This course considers the origins of Hawaiian oratorical
forms and contemporary practices against backgrounds of Western concepts of
oratory, and those of the Solomon Islands, Western Samoa, and New Zealand. We
will take as our theme the centrality of oral communication in the preservation
of cultural knowledge, beliefs, and ritual in the societies of the Pacific.
Students will be expected to write six brief responses
to the readings (listed below),
three brief papers, and a substantial final
presentation on an issue of importance to the student. We will engage our
subject through debate, discussion, dramatization, and close analysis using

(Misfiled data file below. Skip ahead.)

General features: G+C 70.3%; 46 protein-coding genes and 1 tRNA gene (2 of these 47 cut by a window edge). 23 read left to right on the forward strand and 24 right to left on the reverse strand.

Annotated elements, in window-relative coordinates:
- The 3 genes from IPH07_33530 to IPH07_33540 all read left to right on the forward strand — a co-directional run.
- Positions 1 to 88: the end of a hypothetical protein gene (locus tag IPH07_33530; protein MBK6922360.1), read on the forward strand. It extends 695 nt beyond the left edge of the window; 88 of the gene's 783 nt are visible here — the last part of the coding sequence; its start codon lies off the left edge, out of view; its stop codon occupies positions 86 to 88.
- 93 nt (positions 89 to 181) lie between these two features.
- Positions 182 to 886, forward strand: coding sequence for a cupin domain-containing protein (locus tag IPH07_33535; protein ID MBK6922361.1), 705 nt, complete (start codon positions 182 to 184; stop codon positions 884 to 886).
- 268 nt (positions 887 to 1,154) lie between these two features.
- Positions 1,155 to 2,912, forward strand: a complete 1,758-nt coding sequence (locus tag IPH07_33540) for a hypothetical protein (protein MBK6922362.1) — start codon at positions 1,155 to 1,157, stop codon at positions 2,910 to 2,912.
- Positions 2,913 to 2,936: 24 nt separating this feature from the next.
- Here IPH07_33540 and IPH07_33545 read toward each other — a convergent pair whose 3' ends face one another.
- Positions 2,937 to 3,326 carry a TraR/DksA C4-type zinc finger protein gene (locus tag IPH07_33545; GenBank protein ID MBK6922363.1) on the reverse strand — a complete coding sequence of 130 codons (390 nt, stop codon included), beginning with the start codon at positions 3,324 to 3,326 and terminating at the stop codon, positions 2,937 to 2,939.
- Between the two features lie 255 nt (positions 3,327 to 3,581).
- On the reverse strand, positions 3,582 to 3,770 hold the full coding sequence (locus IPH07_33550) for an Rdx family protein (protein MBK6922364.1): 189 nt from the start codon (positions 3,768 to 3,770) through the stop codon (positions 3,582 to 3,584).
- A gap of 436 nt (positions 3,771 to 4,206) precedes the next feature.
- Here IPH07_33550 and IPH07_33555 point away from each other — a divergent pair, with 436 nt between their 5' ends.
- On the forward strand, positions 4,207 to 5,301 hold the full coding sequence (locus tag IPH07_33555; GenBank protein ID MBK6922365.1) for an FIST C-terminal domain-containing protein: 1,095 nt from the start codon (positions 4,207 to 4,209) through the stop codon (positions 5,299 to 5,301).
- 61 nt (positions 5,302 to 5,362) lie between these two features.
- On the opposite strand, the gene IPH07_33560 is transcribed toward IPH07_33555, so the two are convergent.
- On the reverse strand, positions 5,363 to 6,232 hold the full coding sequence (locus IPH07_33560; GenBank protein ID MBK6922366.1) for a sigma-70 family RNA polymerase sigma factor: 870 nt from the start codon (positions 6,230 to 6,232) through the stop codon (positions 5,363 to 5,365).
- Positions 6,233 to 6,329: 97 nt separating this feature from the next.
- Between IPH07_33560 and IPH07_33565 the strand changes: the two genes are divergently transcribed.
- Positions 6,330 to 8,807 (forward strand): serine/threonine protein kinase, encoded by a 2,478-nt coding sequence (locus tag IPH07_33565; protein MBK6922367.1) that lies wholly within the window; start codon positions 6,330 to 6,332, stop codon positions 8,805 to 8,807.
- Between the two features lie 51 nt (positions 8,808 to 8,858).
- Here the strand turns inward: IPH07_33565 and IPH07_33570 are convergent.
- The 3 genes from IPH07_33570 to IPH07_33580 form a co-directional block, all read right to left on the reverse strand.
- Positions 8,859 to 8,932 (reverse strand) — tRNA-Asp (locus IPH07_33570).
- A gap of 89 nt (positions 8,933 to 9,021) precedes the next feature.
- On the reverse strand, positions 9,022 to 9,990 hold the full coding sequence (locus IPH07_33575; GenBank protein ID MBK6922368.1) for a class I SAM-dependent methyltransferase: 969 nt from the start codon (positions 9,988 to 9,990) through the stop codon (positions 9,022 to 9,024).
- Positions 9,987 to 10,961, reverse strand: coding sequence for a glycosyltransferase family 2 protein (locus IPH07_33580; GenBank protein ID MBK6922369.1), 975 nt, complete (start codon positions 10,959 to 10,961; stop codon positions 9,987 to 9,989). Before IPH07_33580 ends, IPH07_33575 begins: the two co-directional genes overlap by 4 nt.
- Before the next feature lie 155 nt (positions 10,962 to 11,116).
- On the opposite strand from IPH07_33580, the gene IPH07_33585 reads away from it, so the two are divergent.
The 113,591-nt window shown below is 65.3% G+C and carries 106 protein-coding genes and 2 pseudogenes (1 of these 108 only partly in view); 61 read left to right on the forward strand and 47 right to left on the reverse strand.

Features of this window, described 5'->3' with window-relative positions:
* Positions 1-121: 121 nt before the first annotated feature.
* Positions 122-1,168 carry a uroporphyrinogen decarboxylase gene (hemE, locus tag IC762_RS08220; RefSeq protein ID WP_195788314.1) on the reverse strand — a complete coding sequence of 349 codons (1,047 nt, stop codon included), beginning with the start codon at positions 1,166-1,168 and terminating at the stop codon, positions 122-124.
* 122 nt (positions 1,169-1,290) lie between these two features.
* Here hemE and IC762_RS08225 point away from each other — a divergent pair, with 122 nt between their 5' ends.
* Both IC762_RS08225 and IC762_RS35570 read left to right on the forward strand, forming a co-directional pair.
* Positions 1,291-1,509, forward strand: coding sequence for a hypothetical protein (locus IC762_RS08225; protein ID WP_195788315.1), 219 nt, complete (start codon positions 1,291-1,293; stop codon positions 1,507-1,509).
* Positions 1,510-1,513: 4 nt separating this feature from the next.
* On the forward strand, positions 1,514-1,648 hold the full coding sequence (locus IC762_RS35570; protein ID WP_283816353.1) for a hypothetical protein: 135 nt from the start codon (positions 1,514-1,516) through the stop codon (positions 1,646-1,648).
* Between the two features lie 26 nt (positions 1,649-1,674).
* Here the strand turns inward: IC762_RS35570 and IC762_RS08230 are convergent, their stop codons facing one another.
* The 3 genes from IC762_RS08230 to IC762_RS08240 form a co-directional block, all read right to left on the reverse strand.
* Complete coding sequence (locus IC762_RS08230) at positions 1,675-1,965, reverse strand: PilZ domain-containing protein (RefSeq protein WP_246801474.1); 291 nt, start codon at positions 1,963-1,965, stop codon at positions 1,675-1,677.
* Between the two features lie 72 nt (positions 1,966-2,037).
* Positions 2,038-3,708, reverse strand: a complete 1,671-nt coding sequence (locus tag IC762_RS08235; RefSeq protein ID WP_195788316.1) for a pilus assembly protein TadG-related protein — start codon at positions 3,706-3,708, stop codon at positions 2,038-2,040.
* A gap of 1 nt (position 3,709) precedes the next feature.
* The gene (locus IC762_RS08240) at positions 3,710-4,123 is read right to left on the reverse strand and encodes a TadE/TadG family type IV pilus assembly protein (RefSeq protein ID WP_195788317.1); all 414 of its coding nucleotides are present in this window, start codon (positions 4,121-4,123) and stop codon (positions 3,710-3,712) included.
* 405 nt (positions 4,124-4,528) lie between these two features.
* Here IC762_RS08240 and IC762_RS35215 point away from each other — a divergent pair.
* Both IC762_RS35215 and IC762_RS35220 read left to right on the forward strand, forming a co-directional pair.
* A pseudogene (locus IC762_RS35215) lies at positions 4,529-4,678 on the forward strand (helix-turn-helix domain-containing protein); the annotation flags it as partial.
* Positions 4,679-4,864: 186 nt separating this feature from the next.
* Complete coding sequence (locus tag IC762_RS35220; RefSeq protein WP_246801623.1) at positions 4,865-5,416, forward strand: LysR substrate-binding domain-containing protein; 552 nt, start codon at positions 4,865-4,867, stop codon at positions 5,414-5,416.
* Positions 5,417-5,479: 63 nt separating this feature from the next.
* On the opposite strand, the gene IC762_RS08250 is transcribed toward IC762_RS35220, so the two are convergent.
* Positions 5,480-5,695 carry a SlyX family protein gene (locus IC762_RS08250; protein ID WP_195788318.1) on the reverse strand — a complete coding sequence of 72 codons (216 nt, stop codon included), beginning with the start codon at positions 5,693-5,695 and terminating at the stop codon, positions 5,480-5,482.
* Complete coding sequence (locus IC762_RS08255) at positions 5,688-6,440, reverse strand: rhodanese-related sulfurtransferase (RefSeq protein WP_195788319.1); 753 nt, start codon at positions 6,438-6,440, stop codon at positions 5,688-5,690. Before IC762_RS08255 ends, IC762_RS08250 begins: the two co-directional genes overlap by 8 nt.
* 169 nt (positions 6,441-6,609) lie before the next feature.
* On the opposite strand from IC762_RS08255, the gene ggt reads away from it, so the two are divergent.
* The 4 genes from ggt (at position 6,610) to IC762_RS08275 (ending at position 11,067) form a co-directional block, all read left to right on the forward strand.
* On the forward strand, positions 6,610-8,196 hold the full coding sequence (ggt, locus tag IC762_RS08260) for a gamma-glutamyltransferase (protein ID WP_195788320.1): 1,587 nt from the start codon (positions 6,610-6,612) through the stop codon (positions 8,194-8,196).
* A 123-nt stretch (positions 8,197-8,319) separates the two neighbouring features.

written texts, accounts, and video and audio documents.
Texts: Chun, KAKA‘OLELO;
Mallon, “Oratory” from SAMOAN ART AND ARTISTS; Duranti, FROM GRAMMAR TO
POLITICS: LINGUISTIC ANTHROPOLOGY IN A WESTERN SAMOA VILLAGE; Bloch, ed.,
POLITICAL LANGUAGE AND ORATORY IN TRADITIONAL SOCIETY; Shore, SALAʻILUA; A
SAMOAN MYSTERY; Meyer, HO‘OULU: OUR TIME OF BECOMING; Tu‘i, LAUGA; SAMOAN
ORATORY; Cicero, ON THE ORATOR.